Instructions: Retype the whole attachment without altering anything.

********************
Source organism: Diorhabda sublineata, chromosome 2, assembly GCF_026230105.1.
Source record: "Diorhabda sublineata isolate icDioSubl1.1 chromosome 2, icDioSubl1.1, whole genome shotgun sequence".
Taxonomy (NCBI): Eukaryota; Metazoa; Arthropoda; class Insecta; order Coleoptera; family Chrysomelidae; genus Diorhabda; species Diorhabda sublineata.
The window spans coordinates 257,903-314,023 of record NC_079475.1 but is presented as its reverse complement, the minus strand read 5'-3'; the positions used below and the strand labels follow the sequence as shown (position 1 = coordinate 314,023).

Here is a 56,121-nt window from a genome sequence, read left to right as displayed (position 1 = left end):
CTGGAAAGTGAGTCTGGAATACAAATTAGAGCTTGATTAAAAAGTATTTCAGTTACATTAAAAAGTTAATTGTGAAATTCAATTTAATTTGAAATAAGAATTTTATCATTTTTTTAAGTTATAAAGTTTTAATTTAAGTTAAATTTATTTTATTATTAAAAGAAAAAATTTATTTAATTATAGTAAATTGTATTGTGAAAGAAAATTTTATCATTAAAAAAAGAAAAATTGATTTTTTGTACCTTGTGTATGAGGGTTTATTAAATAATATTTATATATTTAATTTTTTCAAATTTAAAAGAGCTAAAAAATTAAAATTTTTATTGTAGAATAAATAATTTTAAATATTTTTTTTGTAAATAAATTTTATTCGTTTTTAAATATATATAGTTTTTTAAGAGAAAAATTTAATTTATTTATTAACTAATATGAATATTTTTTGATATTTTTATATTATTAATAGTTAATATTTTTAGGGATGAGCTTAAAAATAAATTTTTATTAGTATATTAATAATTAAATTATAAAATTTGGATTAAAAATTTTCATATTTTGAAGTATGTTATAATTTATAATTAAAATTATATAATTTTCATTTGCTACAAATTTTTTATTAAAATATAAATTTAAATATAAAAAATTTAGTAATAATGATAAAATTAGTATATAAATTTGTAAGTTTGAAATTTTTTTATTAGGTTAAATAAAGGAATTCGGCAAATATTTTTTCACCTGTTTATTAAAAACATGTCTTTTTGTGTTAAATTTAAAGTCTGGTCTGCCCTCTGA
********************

Source organism: Diorhabda sublineata, chromosome 2, assembly GCF_026230105.1.
Source record: "Diorhabda sublineata isolate icDioSubl1.1 chromosome 2, icDioSubl1.1, whole genome shotgun sequence".
Taxonomy (NCBI): Eukaryota; Metazoa; Arthropoda; class Insecta; order Coleoptera; family Chrysomelidae; genus Diorhabda; species Diorhabda sublineata.
The window spans coordinates 257,903-314,023 of record NC_079475.1 but is presented as its reverse complement, the minus strand read 5'-3'; the positions used below and the strand labels follow the sequence as shown (position 1 = coordinate 314,023).

Here is a 56,121-nt window from a genome sequence, read left to right as displayed (position 1 = left end):
CTGGAAAGTGAGTCTGGAATACAAATTAGAGCTTGATTAAAAAGTATTTCAGTTACATTAAAAAGTTAATTGTGAAATTCAATTTAATTTGAAATAAGAATTTTATCATTTTTTTAAGTTATAAAGTTTTAATTTAAGTTAAATTTATTTTATTATTAAAAGAAAAAATTTATTTAATTATAGTAAATTGTATTGTGAAAGAAAATTTTATCATTAAAAAAAGAAAAATTGATTTTTTGTACCTTGTGTATGAGGGTTTATTAAATAATATTTATATATTTAATTTTTTCAAATTTAAAAGAGCTAAAAAATTAAAATTTTTATTGTAGAATAAATAATTTTAAATATTTTTTTTGTAAATAAATTTTATTCGTTTTTAAATATATATAGTTTTTTAAGAGAAAAATTTAATTTATTTATTAACTAATATGAATATTTTTTGATATTTTTATATTATTAATAGTTAATATTTTTAGGGATGAGCTTAAAAATAAATTTTTATTAGTATATTAATAATTAAATTATAAAATTTGGATTAAAAATTTTCATATTTTGAAGTATGTTATAATTTATAATTAAAATTATATAATTTTCATTTGCTACAAATTTTTTATTAAAATATAAATTTAAATATAAAAAATTTAGTAATAATGATAAAATTAGTATATAAATTTGTAAGTTTGAAATTTTTTTATTAGGTTAAATAAAGGAATTCGGCAAATATTTTTTCACCTGTTTATTAAAAACATGTCTTTTTGTGTTAAATTTAAAGTCTGGTCTGCCCTCTGA